In 1983, a daring project began in the heart of Katoomba, in the Blue Mountains. Helmed by Phillip and Harry Hammon, the Orphan Rocker was designed to be Australia’s scariest and most advanced roller coaster, with enough pin-point turns and sudden drops to really put hairs on your chest. But despite being ‘in development’ for more than 30 years, the Orphan Rocker never opened to the public. Instead, it’s sat as a rusting sentinel within Katoomba’s Scenic World theme park for decades.
If you’ve ever visited Scenic World in Katoomba (about two hours west of Sydney), you may have noticed the remnants of this attraction wreathing the local carpark. While it was once a promising attraction, it now sits rusting in the bush. Several pieces of the ride have also been dismantled over the past few years, seemingly removing the possibility the ride will ever open at all. After three decades in the Australian sun the entire body of the steel coaster is rusting away, creating a safety hazard — and an eyesore — for site visitors.
While Scenic World remains in operation and provides countless tours for visitorsinterested locals (and overseas tourists pre-coronavirus), the Orphan Rocker remains a strange reminder of a future that never eventuated.
Originally, the ride was planned to be a must-see attraction for Scenic World. Roller coasters were still a relative rarity in Australia in the 1980s, and the Rocker would’ve been one of the first of its kind. It was envisioned as a hybrid monorail-coaster with long drops and twists around the hilly Katoomba area.
Work began in the early 1980s, with every part of the design and build formulated in Australia by Phillip and Harry Hammon, working with an engineer in Melbourne to ensure the safety of the ride. Testing was reportedly a slow process and work continued on the behemoth into the later 1980s and 1990s. But despite being completed, eventually, the Orphan Rocker allegedly ran into trouble — first, with Australia’s Amusement Rides and Devices safety legislation, then with local residents.
According to a letter sent by Phillip Hammon in 1999, safety issues are what ultimately delayed the original opening of the Orphan Rocker. “What started out as a relatively simple idea has become quite a complex exercise, needing to comply with the Australian Standard AS3533 which was being worked up as we were developing the ride,” he said in the letter. “Consequently quite a few revisions had to be made as we went along.”
The letter later stated the Orphan Rocker was in the last stages of being approved, with the final step being to rebuild the passenger car gimbal bearings. According to Hammon, the Rocker had achieved nearly 500 safe circuits as of 1999 — but it appears even after this replacement, the coaster never achieved full approval.
While the exact reasons are unclear, several possibilities have been discussed over the past few decades.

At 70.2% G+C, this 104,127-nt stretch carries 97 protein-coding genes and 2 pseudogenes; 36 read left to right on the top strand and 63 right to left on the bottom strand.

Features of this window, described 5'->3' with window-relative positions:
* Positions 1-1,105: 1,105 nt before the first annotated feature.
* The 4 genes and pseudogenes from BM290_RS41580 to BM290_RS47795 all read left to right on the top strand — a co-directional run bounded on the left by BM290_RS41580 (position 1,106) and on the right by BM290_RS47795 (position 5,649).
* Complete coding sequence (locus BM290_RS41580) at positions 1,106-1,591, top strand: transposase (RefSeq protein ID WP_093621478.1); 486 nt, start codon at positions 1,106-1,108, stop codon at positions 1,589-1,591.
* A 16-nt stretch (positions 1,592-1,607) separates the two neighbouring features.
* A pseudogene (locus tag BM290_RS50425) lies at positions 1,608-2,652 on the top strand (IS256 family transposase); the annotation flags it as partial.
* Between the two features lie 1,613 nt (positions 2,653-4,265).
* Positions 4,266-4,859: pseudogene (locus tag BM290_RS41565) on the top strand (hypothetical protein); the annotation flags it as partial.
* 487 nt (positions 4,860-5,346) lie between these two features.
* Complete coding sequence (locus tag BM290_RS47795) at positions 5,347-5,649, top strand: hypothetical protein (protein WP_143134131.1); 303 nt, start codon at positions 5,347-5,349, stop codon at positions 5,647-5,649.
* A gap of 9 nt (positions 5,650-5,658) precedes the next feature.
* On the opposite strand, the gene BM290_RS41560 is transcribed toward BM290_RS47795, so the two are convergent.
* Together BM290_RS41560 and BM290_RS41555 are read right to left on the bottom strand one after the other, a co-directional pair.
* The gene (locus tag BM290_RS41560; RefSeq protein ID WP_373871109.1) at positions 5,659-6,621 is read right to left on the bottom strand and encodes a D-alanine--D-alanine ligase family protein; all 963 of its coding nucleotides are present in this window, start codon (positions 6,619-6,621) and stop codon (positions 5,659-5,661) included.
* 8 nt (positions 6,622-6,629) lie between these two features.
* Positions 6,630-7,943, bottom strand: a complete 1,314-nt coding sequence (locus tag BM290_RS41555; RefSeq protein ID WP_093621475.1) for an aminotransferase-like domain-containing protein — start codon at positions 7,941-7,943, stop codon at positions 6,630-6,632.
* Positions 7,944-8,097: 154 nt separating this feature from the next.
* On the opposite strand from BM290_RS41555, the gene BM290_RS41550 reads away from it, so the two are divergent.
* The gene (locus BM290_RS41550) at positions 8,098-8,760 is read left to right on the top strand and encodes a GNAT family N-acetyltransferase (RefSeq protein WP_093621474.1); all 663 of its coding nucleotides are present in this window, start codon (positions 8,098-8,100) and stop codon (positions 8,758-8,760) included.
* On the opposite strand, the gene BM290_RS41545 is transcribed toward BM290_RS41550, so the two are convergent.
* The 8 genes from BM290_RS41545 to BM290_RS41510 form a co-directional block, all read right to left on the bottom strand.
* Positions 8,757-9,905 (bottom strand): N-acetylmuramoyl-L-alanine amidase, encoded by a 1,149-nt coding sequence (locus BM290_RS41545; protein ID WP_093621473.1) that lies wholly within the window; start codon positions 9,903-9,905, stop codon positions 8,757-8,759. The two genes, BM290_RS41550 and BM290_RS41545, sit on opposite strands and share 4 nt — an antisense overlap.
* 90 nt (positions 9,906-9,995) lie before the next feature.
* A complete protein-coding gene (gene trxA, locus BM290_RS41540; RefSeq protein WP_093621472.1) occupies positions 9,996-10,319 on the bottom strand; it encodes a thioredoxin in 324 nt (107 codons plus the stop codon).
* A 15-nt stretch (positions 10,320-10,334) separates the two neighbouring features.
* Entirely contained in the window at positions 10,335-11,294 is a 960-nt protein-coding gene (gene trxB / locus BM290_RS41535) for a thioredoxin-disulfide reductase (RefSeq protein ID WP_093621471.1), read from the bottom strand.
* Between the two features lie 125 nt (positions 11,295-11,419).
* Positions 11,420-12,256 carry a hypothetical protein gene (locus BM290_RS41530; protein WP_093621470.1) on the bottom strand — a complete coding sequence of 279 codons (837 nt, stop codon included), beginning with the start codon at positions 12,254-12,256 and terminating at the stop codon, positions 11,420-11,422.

The Orphan Rocker’s history is plagued by rumour and urban legend, with speculation online it caused sandbags to go missing over the edge of a ravine and that cars would frequently dislodge from the track during testing. These claims have been rebuked by park officials, who put these theories down to the mythology and intrigue behind the ride.
It’s more likely the tightening Australian safety standards for amusement park-style rides contributed to its neglected opening. As Hunter and Bligh uncovered, there were also significant concerns about its operation from residents at the time. Noise complaints appeared to be common for Scenic World and its surrounds, with residents concerned the roller coaster could cause aggressive noise pollution in the area.
These factors delayed the opening of the Orphan Rocker and ultimately led to its downfall. After several years out in the open, the main body of the ride soon began to rust and weaken in places. The ride had been expensive to make, and maintenance became less frequent as the struggle for approval wore on. With each passing year, it seemed less likely the ride would open until eventually, pieces began being taken away.
According to the Scenic World team, the Orphan Rock’s maintenance and development was ultimately halted due to the need to focus on other projects within the site. “The roller coaster has never publicly opened due to demands for redevelopment elsewhere on site,” a spokesperson for Scenic World told Hunter and Bligh in 2017. “The attraction was completed in the 1980’s but would require additional investment to open.”
It’s likely this additional investment would include a complete restructure and refurbishment, including a replacement of the Orphan Rocker’s entire body. With ride safety restrictions tighter than ever (particularly in the wake of the Dream World disaster in Queensland), a rickety roller coaster not built or designed by a professional development team is unlikely to ever be open to the public. The circuits the Orphan Rocker completed in testing will now be the only circuits it ever completed.
As it stands, the Orphan Rocker is now a relic of decades long since past. While it was originally created to be one of Australia’s first and biggest roller coasters, a tumultuous history, lax safety standards and a slow development process meant it was never able to achieve its destined glory.
Instead, the Orphan Rocker will remain a very strange footnote in Australian theme park history.